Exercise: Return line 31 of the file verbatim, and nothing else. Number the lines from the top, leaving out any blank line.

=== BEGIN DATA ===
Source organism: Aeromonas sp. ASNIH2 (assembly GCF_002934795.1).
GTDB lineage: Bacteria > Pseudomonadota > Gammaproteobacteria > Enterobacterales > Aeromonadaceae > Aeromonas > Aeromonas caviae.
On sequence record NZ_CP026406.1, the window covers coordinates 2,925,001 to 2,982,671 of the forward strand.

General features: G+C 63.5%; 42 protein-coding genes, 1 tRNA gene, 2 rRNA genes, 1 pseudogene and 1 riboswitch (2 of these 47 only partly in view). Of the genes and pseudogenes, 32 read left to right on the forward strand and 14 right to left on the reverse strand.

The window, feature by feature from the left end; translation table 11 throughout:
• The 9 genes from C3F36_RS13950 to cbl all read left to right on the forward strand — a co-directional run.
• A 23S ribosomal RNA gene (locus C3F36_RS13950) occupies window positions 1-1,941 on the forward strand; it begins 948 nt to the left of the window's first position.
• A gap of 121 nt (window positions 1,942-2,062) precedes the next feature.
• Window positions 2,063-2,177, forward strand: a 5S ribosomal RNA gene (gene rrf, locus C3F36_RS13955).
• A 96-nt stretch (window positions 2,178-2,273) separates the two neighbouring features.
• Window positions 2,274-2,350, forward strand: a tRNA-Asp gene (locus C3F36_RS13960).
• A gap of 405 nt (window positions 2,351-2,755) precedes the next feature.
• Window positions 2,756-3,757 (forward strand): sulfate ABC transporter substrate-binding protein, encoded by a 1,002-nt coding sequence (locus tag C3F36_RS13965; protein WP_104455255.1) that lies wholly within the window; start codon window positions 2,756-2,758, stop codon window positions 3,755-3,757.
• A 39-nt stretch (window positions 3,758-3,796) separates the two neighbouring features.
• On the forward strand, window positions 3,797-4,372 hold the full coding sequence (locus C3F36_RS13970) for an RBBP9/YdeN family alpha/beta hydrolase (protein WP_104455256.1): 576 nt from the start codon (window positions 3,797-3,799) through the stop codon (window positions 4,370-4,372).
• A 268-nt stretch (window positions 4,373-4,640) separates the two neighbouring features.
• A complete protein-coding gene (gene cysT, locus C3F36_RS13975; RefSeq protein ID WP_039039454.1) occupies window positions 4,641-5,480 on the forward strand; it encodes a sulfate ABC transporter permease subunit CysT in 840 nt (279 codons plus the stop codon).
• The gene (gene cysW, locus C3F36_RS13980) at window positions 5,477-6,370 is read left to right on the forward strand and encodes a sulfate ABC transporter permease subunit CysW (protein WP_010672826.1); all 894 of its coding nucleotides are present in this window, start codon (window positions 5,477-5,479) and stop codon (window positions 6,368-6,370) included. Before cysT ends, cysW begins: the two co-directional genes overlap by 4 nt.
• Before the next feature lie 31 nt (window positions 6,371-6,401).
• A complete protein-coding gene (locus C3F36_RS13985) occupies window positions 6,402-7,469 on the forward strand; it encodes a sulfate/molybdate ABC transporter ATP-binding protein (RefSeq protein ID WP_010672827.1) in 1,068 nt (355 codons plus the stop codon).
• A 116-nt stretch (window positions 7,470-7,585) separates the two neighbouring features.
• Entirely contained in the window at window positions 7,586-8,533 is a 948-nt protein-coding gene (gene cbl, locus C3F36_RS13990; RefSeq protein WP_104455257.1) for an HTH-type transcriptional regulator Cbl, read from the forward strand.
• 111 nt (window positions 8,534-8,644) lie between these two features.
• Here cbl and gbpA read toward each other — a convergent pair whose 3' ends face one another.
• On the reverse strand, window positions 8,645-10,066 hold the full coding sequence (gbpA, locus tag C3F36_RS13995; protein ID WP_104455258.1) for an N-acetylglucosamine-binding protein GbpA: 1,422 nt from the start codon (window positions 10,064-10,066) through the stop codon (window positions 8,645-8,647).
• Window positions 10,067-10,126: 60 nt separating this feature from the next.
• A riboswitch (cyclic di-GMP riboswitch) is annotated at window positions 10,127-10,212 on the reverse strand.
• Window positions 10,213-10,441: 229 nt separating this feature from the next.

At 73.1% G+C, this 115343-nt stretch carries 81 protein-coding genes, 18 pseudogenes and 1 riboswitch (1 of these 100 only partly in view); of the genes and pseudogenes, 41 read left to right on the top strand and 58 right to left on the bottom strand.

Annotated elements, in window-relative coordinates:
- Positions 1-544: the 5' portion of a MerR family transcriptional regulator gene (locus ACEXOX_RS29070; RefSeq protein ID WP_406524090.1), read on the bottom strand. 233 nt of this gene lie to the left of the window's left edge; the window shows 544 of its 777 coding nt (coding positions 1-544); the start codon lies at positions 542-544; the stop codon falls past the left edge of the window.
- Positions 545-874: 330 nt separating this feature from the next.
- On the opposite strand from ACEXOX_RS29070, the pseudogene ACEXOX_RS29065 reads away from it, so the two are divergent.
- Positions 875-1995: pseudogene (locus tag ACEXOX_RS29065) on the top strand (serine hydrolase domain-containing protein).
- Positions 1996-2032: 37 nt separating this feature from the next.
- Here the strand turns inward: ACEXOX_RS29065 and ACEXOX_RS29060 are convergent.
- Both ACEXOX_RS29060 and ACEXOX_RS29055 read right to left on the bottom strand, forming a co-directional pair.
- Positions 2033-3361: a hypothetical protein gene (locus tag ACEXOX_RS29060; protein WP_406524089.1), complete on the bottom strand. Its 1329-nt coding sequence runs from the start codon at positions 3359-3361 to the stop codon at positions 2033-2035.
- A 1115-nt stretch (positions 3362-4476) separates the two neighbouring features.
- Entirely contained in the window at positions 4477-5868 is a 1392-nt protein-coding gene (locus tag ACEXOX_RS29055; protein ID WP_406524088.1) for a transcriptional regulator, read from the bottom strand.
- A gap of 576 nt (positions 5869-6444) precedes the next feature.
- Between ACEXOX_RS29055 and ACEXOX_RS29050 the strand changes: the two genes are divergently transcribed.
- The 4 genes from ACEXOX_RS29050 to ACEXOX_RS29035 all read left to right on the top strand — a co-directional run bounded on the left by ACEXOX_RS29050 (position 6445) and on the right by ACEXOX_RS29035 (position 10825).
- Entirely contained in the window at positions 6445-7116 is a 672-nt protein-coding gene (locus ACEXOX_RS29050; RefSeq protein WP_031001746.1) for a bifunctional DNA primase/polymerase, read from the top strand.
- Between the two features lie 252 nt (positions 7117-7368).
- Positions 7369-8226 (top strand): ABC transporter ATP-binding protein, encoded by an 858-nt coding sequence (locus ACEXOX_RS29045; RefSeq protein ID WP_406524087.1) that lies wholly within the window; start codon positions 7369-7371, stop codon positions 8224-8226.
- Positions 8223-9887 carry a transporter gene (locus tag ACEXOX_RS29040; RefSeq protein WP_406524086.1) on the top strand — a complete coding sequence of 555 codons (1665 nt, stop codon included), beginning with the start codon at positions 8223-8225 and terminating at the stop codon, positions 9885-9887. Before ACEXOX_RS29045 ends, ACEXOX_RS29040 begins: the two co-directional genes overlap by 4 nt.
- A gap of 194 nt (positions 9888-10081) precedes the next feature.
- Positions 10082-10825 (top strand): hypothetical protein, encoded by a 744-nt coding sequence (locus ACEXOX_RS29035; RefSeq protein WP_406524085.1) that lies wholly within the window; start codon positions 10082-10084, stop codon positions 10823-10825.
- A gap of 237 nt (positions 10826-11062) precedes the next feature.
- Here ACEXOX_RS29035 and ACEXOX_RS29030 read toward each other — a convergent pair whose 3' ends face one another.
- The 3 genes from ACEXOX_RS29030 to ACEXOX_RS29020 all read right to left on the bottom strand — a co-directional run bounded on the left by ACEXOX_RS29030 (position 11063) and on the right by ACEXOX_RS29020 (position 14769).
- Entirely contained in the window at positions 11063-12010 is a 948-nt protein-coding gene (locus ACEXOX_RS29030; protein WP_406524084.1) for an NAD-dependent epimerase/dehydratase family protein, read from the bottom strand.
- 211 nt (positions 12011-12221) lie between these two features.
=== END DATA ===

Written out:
- Positions 1-544: the 5' portion of a MerR family transcriptional regulator gene (locus ACEXOX_RS29070; RefSeq protein ID WP_406524090.1), read on the bottom strand. 233 nt of this gene lie to the left of the window's left edge; the window shows 544 of its 777 coding nt (coding positions 1-544); the start codon lies at positions 542-544; the stop codon falls past the left edge of the window.